THEATER REVIEWS : 'Lounge Act' Sings Dull Song at Lost Studio

SPECIAL TO THE TIMES

There's the kind of suspension of disbelief that's fun and creative, when an audience is in a sort of co-conspiracy with the illusion-making going on in front of it. The broader moments in Kaufman and Hart, or when that angel drops from heaven in "Angels in America," for example.

Then, there's the kind of suspension of disbelief that's nothing more than turning the brain off, since even a co-conspiracy won't help. "Lounge Act," for example.

It's a shame that a play's essence has to depend on a convincing taped re-creation of a 20-year-old performance by a crooner at the height of his powers, but that's the problem playwright Barry Jay Kaplan sets up for himself. His whole drama hinges on the idea that former Vegas biggie Larry Fame's lounge act isn't what it used to be. Yet based on the recording in Patrick Pankhurst's staging at the Lost Studio (audio engineered and produced by Mitchel Delevie), Larry's act was mediocre at best to start with.

Larry (Philip Charles MacKenzie) listens to it while warming up in the dressing room of Mickey's Shangri-La, and he gets goose bumps. Melinda (Cinda Jackson), a fan of Larry's who also happens to be a hooker, talks about it like others talk about the Stones at the Forum in '69. "You spoke to me," she tells Larry.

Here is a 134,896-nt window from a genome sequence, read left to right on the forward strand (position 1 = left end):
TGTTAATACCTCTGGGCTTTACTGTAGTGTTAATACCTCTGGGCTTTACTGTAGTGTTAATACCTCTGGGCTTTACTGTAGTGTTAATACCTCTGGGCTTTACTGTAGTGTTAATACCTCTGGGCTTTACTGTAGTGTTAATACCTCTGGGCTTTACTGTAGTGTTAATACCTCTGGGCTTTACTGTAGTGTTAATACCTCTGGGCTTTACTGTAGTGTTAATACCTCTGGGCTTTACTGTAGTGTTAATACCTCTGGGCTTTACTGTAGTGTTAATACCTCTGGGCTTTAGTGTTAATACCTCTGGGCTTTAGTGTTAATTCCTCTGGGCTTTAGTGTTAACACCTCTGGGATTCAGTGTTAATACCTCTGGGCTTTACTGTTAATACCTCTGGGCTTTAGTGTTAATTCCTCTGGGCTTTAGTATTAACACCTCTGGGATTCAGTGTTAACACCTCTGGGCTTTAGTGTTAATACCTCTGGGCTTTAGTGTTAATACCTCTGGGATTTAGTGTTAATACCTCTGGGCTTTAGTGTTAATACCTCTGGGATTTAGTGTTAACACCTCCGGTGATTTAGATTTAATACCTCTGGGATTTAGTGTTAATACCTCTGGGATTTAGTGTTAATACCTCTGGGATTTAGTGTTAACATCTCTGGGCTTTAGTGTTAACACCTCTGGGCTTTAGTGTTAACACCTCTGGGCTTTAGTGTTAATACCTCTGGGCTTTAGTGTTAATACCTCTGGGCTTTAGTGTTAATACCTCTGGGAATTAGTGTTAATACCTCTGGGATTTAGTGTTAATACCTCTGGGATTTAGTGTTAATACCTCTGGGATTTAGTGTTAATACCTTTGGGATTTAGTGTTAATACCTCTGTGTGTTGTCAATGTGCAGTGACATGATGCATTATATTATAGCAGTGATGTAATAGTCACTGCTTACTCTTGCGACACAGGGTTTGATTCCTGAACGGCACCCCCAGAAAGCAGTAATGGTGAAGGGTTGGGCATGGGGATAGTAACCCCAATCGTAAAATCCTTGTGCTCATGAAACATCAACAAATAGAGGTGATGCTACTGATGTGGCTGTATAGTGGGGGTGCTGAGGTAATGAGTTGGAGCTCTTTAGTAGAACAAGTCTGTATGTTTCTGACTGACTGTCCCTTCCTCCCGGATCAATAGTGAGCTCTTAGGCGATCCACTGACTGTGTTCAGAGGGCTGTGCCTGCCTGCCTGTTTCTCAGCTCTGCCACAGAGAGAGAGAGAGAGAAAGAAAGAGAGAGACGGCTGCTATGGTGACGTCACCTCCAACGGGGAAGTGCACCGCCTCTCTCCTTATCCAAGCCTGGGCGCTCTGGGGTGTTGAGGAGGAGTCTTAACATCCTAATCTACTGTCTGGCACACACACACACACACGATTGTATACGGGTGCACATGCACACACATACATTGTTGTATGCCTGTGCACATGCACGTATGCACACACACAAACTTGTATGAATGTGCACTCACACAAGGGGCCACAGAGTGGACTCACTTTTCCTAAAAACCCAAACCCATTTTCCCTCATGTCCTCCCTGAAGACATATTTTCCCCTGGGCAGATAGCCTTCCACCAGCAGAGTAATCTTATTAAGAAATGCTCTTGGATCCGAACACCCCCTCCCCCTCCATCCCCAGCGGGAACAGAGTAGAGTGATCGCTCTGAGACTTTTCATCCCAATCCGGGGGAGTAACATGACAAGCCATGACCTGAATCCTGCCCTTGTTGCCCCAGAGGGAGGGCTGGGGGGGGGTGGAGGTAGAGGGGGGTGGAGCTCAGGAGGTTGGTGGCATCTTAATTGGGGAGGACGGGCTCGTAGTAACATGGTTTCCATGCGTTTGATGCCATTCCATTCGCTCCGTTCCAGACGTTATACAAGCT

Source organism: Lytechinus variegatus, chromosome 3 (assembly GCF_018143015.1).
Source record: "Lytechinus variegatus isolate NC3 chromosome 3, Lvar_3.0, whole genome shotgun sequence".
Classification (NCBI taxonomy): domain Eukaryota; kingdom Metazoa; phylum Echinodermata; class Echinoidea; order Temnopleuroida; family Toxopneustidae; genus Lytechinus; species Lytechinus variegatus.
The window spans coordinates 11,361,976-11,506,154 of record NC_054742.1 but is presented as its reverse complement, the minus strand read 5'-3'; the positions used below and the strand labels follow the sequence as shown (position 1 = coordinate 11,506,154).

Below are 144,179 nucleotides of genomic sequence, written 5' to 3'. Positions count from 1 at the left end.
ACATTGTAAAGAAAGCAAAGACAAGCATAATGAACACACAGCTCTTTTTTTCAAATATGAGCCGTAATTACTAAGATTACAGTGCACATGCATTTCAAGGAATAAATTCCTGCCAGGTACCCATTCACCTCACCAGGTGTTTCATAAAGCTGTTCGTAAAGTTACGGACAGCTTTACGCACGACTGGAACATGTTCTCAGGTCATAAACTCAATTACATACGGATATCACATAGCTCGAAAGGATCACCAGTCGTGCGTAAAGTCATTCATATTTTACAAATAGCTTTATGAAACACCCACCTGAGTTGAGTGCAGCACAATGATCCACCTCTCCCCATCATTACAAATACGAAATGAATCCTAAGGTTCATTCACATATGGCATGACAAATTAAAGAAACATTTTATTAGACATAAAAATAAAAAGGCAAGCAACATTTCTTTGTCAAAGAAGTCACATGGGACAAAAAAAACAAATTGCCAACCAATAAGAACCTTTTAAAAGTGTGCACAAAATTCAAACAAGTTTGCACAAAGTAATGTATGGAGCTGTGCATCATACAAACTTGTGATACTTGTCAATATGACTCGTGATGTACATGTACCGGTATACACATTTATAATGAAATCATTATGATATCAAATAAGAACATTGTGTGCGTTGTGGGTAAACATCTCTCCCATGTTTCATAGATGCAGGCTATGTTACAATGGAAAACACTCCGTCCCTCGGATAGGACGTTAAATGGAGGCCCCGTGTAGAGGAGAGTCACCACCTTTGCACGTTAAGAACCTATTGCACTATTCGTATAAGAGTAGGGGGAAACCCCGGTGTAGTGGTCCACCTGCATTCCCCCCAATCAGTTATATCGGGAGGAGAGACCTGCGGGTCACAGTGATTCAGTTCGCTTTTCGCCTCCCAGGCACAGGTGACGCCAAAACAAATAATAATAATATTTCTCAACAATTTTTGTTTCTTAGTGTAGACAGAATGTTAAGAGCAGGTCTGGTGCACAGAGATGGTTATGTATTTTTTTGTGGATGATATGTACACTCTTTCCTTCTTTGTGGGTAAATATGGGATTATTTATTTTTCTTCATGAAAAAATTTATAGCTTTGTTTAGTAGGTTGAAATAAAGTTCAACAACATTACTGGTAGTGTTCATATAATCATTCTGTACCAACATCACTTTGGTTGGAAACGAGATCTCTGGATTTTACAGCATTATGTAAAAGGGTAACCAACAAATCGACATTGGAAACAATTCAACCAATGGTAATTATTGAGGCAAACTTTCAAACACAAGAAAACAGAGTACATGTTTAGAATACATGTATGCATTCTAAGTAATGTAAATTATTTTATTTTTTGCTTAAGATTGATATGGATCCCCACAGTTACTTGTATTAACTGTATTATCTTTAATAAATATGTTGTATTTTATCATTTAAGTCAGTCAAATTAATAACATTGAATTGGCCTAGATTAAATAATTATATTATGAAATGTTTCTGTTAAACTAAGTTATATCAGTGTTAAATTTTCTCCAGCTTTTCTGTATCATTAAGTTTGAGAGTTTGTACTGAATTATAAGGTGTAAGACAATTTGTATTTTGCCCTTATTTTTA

But not this night, she also tells him after his act. After two years as a deejay, Larry's been lured by his dad, Abe (Martin E. Brooks), to do a "comeback" date at the Vegas joint where his mom died. Abe thinks Larry's back to stay. Melinda is the only one who can tell him that the comeback is DOA.

As far as our ears can tell, Larry had no place from which to come back. It would have been one thing if Kaplan had established Larry as a third-rate act in a fourth-rate club (Robert Claypool's kitschy set, confusing matters, suggests just that). But we're told his act used to be at the Cocoanut Grove with Darin and Goulet in the audience, and thus, his fall is meant to be affecting, even a metaphor.

It doesn't convince, but not because MacKenzie doesn't try. He looks and sounds like a guy who wants to prove something to himself, while this little voice inside is telling him he's a fool. Both he and Brooks play out moments of mortality--MacKenzie when he straps on a garter belt for his pudgy waist, Brooks when he sounds like a heart attack is coming on--in ways that you wish Kaplan could write it. Tom Challis as Abe's weasely assistant is a pallid comic relief device, but the inexpressive Jackson only makes Melinda that much harder to take as a device to force Larry to see the truth.

* "Lounge Act," The Lost Studio, 130 S. La Brea Ave. Thursdays-Sundays, 8 p.m. Ends June 6. $15; (213) 660-8587. Running time: 1 hour, 30 minutes.

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